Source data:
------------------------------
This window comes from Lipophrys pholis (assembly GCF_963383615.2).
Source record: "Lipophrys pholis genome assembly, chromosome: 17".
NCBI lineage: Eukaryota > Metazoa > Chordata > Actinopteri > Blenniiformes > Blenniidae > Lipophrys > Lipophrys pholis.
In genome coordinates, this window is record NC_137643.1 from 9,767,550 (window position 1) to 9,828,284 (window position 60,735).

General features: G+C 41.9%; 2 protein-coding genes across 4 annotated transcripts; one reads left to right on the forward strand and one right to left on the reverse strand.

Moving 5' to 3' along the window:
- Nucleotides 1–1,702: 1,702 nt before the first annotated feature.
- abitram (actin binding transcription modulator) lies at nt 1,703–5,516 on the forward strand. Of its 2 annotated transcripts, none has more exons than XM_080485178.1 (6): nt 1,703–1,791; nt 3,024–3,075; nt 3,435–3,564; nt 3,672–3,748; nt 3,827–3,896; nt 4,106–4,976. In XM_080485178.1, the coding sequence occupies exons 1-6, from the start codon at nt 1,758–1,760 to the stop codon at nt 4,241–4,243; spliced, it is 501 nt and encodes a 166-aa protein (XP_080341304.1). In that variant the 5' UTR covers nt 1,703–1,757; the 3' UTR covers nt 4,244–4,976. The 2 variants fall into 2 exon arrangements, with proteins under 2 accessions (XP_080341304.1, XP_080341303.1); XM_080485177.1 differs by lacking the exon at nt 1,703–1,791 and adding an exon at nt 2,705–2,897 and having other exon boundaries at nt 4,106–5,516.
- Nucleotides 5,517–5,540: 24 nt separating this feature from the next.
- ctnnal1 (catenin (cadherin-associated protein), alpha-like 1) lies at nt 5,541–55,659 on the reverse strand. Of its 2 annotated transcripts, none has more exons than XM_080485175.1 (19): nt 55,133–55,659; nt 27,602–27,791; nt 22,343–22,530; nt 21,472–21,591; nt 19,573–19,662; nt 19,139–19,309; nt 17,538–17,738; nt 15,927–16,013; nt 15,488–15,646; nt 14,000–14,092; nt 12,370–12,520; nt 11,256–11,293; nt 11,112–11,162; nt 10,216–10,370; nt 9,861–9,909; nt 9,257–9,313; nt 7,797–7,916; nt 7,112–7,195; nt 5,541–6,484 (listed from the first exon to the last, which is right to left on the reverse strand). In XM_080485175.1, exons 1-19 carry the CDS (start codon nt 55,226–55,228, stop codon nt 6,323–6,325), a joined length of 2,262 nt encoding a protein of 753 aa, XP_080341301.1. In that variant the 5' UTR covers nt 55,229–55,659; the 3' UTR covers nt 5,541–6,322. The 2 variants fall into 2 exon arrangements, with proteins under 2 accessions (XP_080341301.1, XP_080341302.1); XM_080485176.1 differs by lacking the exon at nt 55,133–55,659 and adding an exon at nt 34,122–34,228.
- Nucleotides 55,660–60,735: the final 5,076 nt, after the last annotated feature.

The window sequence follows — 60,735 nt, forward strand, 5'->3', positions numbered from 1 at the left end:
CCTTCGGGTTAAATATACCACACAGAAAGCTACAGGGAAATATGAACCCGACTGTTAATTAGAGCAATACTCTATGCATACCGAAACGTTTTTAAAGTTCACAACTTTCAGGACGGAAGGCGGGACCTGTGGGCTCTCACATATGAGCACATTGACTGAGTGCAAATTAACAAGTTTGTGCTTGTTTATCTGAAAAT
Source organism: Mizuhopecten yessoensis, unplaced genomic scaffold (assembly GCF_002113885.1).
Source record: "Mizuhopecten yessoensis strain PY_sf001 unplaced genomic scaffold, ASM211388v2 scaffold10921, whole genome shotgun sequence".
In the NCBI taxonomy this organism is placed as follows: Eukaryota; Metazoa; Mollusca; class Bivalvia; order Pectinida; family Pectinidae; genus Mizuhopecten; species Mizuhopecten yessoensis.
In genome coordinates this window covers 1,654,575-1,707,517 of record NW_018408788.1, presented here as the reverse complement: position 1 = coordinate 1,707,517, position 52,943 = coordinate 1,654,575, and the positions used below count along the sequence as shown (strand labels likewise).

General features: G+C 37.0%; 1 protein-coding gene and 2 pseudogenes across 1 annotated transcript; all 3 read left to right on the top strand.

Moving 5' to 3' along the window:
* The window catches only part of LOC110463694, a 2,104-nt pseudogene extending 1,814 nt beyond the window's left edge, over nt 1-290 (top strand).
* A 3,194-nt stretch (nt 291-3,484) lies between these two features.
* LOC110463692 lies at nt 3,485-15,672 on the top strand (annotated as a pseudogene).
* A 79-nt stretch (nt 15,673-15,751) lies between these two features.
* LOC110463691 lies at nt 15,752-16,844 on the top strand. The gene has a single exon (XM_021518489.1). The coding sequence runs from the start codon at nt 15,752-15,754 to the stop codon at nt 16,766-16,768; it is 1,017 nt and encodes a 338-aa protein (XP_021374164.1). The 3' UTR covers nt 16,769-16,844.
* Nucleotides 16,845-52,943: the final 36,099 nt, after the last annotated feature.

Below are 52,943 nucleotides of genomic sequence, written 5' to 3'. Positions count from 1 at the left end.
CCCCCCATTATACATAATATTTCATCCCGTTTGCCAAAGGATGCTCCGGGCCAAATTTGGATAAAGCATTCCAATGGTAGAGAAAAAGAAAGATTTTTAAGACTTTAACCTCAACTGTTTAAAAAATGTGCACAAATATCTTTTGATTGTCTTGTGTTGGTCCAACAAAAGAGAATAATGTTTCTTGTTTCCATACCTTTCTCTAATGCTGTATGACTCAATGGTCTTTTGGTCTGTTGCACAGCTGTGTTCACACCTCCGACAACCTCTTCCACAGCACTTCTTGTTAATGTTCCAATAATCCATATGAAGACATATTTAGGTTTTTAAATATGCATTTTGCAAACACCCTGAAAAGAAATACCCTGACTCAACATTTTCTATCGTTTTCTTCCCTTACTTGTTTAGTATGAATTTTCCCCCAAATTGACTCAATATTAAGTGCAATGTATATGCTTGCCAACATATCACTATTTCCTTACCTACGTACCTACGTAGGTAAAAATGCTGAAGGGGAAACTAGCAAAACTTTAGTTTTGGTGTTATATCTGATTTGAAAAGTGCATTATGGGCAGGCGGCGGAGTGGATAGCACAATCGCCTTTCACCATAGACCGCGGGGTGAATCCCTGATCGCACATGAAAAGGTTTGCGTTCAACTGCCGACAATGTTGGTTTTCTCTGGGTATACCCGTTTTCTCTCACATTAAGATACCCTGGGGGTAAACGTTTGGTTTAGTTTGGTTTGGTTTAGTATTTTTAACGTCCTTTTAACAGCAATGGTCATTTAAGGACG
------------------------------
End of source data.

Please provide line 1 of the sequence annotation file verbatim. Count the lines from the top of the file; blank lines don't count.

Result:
This window comes from Lipophrys pholis (assembly GCF_963383615.2).